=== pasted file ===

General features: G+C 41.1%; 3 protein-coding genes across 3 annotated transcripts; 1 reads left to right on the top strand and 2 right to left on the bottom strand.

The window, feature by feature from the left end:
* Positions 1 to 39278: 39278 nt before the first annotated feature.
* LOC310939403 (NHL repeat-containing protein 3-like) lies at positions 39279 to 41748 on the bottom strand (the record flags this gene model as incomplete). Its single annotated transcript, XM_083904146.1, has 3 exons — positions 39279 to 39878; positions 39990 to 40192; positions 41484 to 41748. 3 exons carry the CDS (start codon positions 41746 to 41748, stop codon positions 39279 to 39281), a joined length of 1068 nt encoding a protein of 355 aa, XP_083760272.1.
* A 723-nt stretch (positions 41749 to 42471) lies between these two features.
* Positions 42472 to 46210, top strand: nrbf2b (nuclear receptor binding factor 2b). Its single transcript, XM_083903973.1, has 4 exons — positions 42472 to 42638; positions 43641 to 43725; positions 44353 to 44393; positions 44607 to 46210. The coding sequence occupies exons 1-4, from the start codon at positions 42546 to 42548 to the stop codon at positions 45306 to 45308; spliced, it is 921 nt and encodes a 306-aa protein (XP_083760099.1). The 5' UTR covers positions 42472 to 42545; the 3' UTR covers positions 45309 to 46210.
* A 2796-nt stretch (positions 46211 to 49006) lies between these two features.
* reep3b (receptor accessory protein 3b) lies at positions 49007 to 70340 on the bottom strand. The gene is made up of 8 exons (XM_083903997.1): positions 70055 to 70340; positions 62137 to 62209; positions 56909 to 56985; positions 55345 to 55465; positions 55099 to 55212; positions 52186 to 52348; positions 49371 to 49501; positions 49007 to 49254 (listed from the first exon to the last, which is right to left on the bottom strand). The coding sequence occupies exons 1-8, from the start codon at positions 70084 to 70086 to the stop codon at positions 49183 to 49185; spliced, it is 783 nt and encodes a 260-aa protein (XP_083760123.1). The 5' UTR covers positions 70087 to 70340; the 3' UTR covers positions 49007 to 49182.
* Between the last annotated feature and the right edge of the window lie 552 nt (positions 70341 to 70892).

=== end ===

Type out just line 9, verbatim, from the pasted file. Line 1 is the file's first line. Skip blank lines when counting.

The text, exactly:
* Between the last annotated feature and the right edge of the window lie 552 nt (positions 70341 to 70892).